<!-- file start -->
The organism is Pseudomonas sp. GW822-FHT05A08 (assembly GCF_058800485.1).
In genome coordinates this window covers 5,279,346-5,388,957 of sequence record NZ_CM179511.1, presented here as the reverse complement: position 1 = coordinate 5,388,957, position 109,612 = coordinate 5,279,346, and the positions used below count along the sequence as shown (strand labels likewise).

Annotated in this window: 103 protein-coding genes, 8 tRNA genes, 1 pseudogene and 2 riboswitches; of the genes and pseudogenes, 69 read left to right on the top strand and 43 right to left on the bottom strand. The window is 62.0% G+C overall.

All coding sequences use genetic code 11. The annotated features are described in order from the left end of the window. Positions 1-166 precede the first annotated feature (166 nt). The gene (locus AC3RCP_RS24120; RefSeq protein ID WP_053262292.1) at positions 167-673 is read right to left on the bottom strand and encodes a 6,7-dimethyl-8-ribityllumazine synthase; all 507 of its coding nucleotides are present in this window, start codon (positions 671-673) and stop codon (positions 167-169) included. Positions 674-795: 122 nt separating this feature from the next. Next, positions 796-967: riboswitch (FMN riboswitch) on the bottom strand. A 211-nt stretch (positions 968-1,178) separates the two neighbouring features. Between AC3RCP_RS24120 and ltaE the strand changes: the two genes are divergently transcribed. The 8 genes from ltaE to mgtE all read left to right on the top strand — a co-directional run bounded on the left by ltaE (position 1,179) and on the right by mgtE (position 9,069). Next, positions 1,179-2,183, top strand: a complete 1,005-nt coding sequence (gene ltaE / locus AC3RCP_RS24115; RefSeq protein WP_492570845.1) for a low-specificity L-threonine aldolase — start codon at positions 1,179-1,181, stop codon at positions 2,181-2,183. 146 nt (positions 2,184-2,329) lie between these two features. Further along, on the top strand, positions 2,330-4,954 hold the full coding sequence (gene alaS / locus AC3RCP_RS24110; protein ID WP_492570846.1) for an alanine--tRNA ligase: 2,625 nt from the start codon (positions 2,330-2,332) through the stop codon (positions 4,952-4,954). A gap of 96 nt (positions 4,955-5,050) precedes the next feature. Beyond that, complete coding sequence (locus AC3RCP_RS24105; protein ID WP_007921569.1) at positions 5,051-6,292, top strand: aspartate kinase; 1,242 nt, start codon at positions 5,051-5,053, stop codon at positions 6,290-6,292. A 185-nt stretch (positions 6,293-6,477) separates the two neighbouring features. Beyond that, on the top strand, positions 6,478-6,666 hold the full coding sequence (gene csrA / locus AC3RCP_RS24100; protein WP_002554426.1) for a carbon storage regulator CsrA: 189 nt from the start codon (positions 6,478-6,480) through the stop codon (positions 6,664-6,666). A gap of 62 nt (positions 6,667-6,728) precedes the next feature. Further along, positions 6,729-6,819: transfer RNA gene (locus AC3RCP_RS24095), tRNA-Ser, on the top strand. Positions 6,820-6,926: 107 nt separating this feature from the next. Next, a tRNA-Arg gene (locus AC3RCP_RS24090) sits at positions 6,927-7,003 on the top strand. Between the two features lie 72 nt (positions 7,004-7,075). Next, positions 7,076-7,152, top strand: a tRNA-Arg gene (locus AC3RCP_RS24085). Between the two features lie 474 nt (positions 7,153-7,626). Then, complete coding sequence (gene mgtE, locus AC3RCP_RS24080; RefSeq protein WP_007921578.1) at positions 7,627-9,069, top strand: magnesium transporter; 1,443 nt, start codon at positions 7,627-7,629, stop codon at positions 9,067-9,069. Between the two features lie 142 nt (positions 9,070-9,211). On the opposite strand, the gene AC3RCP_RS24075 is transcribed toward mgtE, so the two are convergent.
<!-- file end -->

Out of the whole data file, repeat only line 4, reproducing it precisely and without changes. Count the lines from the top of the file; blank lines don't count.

All coding sequences use genetic code 11. The annotated features are described in order from the left end of the window. Positions 1-166 precede the first annotated feature (166 nt). The gene (locus AC3RCP_RS24120; RefSeq protein ID WP_053262292.1) at positions 167-673 is read right to left on the bottom strand and encodes a 6,7-dimethyl-8-ribityllumazine synthase; all 507 of its coding nucleotides are present in this window, start codon (positions 671-673) and stop codon (positions 167-169) included. Positions 674-795: 122 nt separating this feature from the next. Next, positions 796-967: riboswitch (FMN riboswitch) on the bottom strand. A 211-nt stretch (positions 968-1,178) separates the two neighbouring features. Between AC3RCP_RS24120 and ltaE the strand changes: the two genes are divergently transcribed. The 8 genes from ltaE to mgtE all read left to right on the top strand — a co-directional run bounded on the left by ltaE (position 1,179) and on the right by mgtE (position 9,069). Next, positions 1,179-2,183, top strand: a complete 1,005-nt coding sequence (gene ltaE / locus AC3RCP_RS24115; RefSeq protein WP_492570845.1) for a low-specificity L-threonine aldolase — start codon at positions 1,179-1,181, stop codon at positions 2,181-2,183. 146 nt (positions 2,184-2,329) lie between these two features. Further along, on the top strand, positions 2,330-4,954 hold the full coding sequence (gene alaS / locus AC3RCP_RS24110; protein ID WP_492570846.1) for an alanine--tRNA ligase: 2,625 nt from the start codon (positions 2,330-2,332) through the stop codon (positions 4,952-4,954). A gap of 96 nt (positions 4,955-5,050) precedes the next feature. Beyond that, complete coding sequence (locus AC3RCP_RS24105; protein ID WP_007921569.1) at positions 5,051-6,292, top strand: aspartate kinase; 1,242 nt, start codon at positions 5,051-5,053, stop codon at positions 6,290-6,292. A 185-nt stretch (positions 6,293-6,477) separates the two neighbouring features. Beyond that, on the top strand, positions 6,478-6,666 hold the full coding sequence (gene csrA / locus AC3RCP_RS24100; protein WP_002554426.1) for a carbon storage regulator CsrA: 189 nt from the start codon (positions 6,478-6,480) through the stop codon (positions 6,664-6,666). A gap of 62 nt (positions 6,667-6,728) precedes the next feature. Further along, positions 6,729-6,819: transfer RNA gene (locus AC3RCP_RS24095), tRNA-Ser, on the top strand. Positions 6,820-6,926: 107 nt separating this feature from the next. Next, a tRNA-Arg gene (locus AC3RCP_RS24090) sits at positions 6,927-7,003 on the top strand. Between the two features lie 72 nt (positions 7,004-7,075). Next, positions 7,076-7,152, top strand: a tRNA-Arg gene (locus AC3RCP_RS24085). Between the two features lie 474 nt (positions 7,153-7,626). Then, complete coding sequence (gene mgtE, locus AC3RCP_RS24080; RefSeq protein WP_007921578.1) at positions 7,627-9,069, top strand: magnesium transporter; 1,443 nt, start codon at positions 7,627-7,629, stop codon at positions 9,067-9,069. Between the two features lie 142 nt (positions 9,070-9,211). On the opposite strand, the gene AC3RCP_RS24075 is transcribed toward mgtE, so the two are convergent.